Megachurch pastor David Platt is now the younger face of the Southern Baptist Convention's International Mission Board.

Eight years ago, David Platt became one of the youngest megachurch pastors in America. Today the 36-year-old was announced as the next president of one America's largest missions agencies: the International Mission Board (IMB) of the Southern Baptist Convention (SBC).

Platt, who has ministered in India, Nepal, Indonesia, and an unspecified country in the Horn of Africa, replaces Tom Elliff, who at 70 is nearly double Platt's age.

Platt has pastored the 4,500-member Church at Brook Hills in Birmingham, Alabama, since 2006, and has called Christians to a movement of radical obedience and discipleship through his ministry Radical and bestselling books Radical and Follow Me.

As head of the IMB, described by the Evangelical Council for Financial Accountability as "one of the leading ministries making disciples of all people to fulfill the Great Commission,” Platt will oversee 4,800 Southern Baptist missionaries serving among 787 people groups worldwide.

“We talk all the time about laying down a blank check with our lives before God, with no strings attached, willing to … do whatever He commands in order to make His glory known among the nations of the earth,” he told his church. “Over these past months, God has made it abundantly clear… He is filling in that blank check in our lives and family with a different assignment.” [Full video statement below]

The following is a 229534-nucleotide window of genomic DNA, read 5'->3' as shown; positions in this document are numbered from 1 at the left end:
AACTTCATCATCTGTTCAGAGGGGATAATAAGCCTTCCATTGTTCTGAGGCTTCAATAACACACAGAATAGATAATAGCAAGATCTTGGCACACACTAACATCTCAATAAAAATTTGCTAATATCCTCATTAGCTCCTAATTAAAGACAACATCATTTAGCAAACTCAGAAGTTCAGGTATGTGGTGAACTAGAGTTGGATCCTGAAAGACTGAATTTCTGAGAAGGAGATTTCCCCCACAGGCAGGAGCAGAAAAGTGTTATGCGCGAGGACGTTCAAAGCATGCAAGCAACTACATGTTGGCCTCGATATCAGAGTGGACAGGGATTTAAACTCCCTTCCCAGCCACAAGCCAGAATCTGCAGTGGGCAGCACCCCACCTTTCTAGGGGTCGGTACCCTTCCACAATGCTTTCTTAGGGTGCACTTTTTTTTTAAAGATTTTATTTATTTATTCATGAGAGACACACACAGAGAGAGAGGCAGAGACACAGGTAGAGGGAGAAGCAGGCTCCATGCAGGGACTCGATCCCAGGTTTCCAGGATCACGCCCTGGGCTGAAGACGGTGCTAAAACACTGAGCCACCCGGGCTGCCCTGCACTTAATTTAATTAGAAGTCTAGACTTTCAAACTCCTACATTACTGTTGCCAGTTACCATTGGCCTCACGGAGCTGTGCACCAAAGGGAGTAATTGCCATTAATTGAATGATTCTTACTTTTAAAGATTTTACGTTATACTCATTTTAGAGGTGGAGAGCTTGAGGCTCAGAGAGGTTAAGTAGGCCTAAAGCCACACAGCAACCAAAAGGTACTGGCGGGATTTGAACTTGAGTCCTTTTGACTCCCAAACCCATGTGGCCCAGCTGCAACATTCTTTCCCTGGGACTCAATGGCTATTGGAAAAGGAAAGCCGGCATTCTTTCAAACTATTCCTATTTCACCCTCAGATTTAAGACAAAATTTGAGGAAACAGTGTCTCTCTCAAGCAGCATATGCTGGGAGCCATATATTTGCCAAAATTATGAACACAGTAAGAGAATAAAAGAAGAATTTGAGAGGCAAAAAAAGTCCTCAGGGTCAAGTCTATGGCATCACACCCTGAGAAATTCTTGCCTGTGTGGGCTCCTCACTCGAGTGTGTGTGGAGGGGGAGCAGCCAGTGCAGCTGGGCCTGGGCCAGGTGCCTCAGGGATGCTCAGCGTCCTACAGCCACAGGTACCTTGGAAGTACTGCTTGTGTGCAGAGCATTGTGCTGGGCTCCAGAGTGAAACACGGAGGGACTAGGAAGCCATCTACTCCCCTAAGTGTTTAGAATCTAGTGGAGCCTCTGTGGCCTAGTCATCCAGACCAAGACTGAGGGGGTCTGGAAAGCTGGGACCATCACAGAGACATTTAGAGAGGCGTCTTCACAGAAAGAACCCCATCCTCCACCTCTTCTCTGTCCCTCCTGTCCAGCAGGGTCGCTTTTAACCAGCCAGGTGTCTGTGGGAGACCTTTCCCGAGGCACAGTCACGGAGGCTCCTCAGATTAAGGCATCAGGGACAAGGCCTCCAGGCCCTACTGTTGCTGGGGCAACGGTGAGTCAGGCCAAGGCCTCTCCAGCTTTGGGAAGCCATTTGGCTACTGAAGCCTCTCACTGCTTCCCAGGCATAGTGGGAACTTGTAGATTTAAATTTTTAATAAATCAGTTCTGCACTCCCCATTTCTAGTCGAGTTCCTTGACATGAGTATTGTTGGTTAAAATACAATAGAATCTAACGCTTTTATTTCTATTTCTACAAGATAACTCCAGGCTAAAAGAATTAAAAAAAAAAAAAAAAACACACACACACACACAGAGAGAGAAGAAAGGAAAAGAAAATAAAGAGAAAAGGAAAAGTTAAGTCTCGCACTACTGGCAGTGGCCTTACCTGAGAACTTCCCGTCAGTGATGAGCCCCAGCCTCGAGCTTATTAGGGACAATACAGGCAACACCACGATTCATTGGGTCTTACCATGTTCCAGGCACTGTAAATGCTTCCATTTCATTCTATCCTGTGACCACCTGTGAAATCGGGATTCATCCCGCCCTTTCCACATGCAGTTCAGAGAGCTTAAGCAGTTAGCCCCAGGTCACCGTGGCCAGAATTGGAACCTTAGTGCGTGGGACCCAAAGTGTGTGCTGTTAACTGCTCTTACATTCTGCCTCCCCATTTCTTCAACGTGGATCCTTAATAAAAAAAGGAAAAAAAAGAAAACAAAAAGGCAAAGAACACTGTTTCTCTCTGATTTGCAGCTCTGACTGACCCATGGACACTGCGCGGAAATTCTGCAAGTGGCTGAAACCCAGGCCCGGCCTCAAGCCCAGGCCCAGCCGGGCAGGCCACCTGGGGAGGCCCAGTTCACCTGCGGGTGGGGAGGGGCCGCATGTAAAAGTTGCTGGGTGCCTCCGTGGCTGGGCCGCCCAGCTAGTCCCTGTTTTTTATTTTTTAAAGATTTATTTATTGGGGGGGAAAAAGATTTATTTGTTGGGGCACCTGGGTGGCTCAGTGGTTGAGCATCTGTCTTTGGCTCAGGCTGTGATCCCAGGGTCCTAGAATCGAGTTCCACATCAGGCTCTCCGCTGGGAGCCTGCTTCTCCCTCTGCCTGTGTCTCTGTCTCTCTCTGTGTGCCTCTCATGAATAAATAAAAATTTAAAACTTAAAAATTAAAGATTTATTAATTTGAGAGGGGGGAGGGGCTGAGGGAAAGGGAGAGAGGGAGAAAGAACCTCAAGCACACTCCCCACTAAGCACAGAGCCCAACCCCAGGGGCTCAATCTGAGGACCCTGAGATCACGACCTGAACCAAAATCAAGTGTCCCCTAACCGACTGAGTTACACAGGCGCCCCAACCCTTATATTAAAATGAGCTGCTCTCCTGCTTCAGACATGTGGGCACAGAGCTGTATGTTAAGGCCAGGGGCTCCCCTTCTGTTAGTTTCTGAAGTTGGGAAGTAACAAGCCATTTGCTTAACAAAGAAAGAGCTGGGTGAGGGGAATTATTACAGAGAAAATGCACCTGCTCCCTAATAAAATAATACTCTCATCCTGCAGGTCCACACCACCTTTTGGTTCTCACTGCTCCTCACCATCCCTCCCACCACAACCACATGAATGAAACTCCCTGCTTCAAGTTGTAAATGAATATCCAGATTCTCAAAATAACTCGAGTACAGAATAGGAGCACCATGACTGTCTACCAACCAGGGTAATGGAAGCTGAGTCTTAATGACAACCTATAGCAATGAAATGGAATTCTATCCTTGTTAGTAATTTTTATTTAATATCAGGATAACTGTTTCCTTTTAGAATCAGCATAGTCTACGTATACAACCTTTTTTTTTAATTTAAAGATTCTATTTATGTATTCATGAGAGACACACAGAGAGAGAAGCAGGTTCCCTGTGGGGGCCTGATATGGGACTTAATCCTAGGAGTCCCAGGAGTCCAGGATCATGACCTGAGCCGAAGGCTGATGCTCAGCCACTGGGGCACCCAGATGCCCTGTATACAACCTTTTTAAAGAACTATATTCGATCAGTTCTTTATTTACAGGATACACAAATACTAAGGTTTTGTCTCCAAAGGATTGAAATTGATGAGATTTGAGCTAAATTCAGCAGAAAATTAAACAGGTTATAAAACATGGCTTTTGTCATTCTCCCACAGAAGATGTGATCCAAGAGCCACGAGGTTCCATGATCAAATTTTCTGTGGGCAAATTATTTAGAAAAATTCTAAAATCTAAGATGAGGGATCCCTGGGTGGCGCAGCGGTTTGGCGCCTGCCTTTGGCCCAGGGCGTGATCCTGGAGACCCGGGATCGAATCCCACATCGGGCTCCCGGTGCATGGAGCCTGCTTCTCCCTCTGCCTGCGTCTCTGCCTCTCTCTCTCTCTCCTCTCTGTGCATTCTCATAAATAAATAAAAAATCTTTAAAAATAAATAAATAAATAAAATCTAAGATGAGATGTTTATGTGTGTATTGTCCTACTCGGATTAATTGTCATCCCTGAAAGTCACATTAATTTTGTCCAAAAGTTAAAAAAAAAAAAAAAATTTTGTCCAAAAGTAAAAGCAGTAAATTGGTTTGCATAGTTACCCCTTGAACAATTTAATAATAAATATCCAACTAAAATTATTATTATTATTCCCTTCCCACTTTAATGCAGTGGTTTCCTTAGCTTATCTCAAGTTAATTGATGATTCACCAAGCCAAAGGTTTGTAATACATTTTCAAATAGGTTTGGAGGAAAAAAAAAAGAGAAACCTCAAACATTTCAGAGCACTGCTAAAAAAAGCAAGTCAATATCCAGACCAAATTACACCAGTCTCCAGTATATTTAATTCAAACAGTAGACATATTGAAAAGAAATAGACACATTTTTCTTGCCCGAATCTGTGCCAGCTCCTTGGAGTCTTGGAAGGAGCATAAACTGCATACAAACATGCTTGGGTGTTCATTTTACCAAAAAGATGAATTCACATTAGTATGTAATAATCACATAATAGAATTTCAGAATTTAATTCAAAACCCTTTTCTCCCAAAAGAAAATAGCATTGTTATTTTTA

Angelia Stewart, a spokesperson for Radical, spoke to Platt's past international experiences in a statement to Christianity Today.

“David Platt has traveled extensively to teach the Bible throughout the United States and around the world. His travels overseas have taken him to places like East Asia, India, ...

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Tue, 26 May 2015 07:55:00 PDT
Dealing with Secular Extremism